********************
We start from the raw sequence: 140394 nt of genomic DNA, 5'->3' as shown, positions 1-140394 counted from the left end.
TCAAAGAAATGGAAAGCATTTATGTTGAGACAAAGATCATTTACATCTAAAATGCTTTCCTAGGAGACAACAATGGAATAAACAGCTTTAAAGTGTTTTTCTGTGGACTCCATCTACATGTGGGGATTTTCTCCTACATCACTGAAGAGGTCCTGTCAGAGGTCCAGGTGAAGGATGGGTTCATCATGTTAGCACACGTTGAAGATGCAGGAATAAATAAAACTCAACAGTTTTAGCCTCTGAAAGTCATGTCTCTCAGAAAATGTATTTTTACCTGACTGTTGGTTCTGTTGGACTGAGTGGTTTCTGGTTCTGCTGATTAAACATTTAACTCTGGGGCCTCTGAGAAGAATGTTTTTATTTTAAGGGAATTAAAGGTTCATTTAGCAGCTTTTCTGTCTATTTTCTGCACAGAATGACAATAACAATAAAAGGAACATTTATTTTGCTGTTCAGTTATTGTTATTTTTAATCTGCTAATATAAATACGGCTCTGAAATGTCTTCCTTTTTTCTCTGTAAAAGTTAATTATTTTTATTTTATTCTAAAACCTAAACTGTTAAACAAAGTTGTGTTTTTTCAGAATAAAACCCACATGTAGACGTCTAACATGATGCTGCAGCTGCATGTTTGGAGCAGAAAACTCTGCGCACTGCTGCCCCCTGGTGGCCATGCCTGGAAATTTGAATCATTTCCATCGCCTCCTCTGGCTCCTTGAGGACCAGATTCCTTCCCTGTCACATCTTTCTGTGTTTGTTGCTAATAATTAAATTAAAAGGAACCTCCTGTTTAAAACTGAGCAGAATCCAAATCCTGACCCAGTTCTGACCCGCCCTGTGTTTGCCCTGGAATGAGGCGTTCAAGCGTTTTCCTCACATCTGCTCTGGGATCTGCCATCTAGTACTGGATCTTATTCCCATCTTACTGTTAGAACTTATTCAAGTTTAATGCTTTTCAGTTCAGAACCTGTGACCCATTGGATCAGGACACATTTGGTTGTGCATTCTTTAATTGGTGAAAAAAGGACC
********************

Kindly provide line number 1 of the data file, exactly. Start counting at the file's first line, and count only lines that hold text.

We start from the raw sequence: 140394 nt of genomic DNA, 5'->3' as shown, positions 1-140394 counted from the left end.